Steve Cohen

01/21/2021 | Press release | Distributed by Public on 01/21/2021 14:54

Congressman Cohen Introduces Bill to Rename Memphis Federal Building for Judge Odell Horton Alone

WASHINGTON - Congressman Steve Cohen (TN-09), a senior member of both the Judiciary the Transportation and Infrastructure Committees, today introduced a bill to name the Memphis Federal Building at 167 North Main the Odell Horton Federal Building, honoring in his name alone the first African American federal judge to serve in the Western District of Tennessee since Reconstruction.

In one of his first acts as a Congressman in 2007, Congressman Cohen introduced and saw signed into law his bill adding the late Judge Horton's name to the Memphis Federal Building. He had hoped to rename the building for Judge Horton alone but the internal dynamics and political will of House leadership at the time made removing the late Congressman Clifford Davis' name unattainable.

Congressman Cohen made the following statement:

'I was proud to introduce and see passed the bill to add Judge Odell Horton's name to the Downtown Memphis federal courthouse in 2007. Initially, I had hoped to simply re-name the building for Judge Odell Horton, but the political will to do so was not present at that time. Now, in 2021, it is well past time to rename the building solely for the barrier-breaking jurist and remove the name of Clifford Davis, a one-time Ku Klux Klan member and supporter of Jim Crow laws.

While our history is instructive and worthy of study, it is not necessarily worthy of honor. As the family of Clifford Davis has stated, 'We are proud of Cliff Davis' many contributions to Memphis, but his membership in the Klan and support for Jim Crow cannot be excused.' I completely agree and believe it is time to ensure our community can look with pride and respect at the Federal Building in Memphis. Judge Horton was a true man of honor who dedicated his life to public service. It is time to fully recognize his contributions and solely name the federal building in his honor.'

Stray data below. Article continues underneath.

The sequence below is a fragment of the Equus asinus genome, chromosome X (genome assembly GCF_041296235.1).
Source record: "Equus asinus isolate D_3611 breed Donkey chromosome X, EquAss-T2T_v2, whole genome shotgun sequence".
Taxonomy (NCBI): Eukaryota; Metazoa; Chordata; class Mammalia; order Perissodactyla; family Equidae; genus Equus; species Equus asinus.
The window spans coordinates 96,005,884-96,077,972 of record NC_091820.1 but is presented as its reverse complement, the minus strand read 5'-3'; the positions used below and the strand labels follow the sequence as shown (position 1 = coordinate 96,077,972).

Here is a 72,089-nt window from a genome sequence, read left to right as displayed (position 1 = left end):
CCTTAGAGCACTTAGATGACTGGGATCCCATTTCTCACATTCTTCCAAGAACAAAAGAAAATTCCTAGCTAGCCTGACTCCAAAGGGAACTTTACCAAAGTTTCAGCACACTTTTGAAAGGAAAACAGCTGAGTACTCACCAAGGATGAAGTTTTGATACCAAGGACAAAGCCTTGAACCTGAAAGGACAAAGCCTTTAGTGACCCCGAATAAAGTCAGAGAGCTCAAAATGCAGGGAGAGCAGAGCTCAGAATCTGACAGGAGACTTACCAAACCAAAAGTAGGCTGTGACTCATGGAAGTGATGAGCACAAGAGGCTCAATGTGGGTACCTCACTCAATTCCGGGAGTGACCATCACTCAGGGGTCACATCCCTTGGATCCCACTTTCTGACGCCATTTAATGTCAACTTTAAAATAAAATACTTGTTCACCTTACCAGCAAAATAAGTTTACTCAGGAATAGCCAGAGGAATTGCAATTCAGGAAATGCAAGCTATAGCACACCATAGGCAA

The measure introduced today is co-sponsored by the entire Tennessee Congressional delegation, including Representatives Tim Burchett, Jim Cooper, Scott DesJarlais, Chuck Fleischmann, Mark Green, Diana Harshbarger, David Kustoff and John Rose.

Judge Horton left a remarkable legacy as the first black federal judge appointed since Reconstruction. Judge Horton served as chief judge of the United States District Court for the Western District of Tennessee from January 1, 1987 until December 31, 1993. Prior to that, he was an Assistant U.S. Attorney, the president of LeMoyne-Owen College, the first African American member of Mayor Henry Loeb's city administration as the head of health and hospitals. Judge Horton died in 2006 at the age of 76.